Skip to content
Home » Types of Glue for your Toolkit

Types of Glue for your Toolkit

A bewildering array of glues can be found in the adhesives section of any hardware shop. Which glue is right for you?

Here’s a list of common glues and other adhesives that can handle almost any situation you might encounter.


PVA, also known as polyvinyl alcohol, is the white glue we all remember from primary school. You can use it for repairs and crafting. The PVA dries clear, so it won’t alter the appearance of your work. However, if you intend to stain a wood project, you should clean up any excess with damp rags as the stain will not take over dry glue. A PVA exterior is also available. This is water-resistant and can be sanded, or painted.

Construction adhesive

This term encompasses a broad range of adhesives used in construction and building projects. Construction adhesive can be used to connect surfaces. It’s also great for repairing seams between materials. You will find products that are fast-grip, strong, for landscaping and to be used on glass or mirrors.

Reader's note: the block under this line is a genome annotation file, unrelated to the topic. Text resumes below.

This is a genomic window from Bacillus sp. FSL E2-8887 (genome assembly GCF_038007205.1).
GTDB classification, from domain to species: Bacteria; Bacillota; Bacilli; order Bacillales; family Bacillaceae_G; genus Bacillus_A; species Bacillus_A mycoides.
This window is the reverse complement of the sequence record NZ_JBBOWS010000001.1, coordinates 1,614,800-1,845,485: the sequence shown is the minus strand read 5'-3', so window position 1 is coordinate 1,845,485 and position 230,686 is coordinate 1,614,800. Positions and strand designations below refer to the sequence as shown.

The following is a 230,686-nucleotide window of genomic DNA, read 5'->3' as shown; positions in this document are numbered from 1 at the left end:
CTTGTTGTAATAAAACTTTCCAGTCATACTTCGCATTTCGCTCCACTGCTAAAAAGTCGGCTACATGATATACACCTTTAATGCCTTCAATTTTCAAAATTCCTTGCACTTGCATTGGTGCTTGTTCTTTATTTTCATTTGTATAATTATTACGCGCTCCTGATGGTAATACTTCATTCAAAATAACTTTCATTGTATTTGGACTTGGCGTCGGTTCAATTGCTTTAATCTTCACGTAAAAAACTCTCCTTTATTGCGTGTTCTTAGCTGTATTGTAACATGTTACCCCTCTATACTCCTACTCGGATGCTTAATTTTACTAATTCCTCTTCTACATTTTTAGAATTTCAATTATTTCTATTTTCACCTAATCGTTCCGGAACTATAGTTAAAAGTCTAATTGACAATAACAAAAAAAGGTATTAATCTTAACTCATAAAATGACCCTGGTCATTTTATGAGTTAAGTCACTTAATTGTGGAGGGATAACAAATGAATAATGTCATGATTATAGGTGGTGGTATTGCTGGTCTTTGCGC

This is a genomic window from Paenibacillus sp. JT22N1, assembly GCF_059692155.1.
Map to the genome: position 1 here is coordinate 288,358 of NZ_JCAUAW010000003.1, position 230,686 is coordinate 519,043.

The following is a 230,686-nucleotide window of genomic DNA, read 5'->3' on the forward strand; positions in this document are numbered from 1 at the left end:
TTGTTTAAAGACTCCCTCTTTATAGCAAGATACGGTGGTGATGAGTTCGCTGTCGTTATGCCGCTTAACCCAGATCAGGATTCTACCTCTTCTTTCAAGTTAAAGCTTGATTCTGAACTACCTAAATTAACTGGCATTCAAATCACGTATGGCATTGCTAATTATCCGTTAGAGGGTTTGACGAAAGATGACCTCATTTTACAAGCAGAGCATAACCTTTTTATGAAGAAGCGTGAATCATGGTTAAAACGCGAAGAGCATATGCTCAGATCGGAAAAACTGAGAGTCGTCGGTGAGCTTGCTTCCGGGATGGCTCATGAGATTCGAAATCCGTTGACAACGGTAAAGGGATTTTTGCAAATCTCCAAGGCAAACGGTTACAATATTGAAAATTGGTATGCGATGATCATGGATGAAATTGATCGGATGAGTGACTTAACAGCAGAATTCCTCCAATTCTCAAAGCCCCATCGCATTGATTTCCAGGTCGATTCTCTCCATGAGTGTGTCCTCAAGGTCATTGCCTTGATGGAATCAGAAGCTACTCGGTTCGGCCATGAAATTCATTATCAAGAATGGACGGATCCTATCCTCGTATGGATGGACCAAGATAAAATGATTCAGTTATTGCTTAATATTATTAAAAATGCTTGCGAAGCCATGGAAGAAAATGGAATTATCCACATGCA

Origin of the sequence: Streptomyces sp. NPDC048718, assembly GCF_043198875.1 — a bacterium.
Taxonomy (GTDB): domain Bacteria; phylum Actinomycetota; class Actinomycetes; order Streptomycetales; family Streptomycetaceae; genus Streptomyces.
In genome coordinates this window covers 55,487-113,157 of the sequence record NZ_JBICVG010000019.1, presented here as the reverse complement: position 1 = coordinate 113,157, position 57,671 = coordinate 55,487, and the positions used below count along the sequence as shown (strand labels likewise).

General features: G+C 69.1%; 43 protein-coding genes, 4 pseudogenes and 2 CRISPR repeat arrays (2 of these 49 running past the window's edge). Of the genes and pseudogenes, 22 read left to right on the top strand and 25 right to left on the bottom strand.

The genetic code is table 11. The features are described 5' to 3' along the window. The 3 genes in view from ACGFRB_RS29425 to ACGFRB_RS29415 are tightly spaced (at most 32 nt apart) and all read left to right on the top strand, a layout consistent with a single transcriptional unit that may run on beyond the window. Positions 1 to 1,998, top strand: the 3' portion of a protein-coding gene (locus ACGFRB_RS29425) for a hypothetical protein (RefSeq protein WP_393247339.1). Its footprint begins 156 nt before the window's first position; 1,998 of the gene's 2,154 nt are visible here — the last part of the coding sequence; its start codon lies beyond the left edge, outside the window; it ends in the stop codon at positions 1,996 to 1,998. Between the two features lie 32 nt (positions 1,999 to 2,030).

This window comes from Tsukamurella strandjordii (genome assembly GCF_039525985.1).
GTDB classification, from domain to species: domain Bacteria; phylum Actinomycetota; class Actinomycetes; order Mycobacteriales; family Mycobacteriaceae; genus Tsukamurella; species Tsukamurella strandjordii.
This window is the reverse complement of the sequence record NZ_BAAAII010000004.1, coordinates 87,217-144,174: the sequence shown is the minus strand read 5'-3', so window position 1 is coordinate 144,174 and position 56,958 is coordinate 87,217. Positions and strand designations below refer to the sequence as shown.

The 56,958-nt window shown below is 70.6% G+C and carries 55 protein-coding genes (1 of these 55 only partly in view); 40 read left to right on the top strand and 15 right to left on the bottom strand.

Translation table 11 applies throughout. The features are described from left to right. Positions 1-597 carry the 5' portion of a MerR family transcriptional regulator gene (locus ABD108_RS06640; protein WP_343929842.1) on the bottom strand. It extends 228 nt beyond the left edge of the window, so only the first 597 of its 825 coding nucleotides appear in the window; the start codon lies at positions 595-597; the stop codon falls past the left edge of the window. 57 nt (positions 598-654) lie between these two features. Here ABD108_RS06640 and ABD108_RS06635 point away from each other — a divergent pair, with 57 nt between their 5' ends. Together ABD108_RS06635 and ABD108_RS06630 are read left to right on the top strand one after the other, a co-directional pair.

Contact Glue

Contact adhesive can be used for strong bonding on close fitting surfaces like vinyl tiles, laminates, benches, vinyl tiles, or fixing the sole of your shoes. It should be applied to both surfaces. Leave it for a few minutes to set the adhesive. Starting at one edge, join the surfaces and then bring them together to eliminate air bubbles. Contact adhesive comes in liquid, spray, and gel formats to suit different applications.

Hot glue

Hot glue is popular for craft projects. The glue sticks are applied with an electric glue gun. Once the glue dries it sets fast, so you don’t have to wait for your project to be finished. You can use it for rubber, craft materials and glass.

Epoxy adhesive

Use an epoxy adhesive to create a strong bond that will set in minutes. You must mix two parts of the product together to activate the glue. It sets instantly so you will need to work fast. The bond will not require you to clamp objects. Simply hold the object together for a few moments while it sets. Within hours, the bond can be strong enough to withstand everyday use. You can use it on ceramics or broken glass, children’s toys, and other areas that require strong gripping power.